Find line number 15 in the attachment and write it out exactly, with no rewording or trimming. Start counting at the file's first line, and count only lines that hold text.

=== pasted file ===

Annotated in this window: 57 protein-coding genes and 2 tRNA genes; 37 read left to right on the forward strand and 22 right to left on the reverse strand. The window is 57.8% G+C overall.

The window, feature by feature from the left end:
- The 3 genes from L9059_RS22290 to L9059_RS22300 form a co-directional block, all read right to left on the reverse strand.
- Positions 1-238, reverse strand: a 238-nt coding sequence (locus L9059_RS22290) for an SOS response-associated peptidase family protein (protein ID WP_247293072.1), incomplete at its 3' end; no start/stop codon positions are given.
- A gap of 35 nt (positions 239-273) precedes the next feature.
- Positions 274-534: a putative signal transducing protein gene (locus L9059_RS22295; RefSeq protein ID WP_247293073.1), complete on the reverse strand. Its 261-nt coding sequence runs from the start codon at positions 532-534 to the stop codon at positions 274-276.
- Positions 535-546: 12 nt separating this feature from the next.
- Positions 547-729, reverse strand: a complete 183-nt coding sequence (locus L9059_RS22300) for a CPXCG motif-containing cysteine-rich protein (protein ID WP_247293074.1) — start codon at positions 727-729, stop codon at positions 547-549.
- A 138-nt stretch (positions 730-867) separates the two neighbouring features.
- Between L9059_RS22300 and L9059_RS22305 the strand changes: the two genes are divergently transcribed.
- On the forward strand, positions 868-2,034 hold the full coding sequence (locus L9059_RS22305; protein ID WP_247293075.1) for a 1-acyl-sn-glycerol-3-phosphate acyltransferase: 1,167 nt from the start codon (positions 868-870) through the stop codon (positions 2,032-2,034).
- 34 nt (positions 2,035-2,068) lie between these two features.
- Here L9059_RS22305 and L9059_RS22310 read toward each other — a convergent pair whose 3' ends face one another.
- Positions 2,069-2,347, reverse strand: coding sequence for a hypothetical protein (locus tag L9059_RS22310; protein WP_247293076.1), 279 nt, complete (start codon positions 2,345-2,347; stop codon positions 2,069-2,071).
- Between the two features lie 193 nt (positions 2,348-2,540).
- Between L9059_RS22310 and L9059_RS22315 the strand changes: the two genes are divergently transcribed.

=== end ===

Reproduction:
- Between the two features lie 193 nt (positions 2,348-2,540).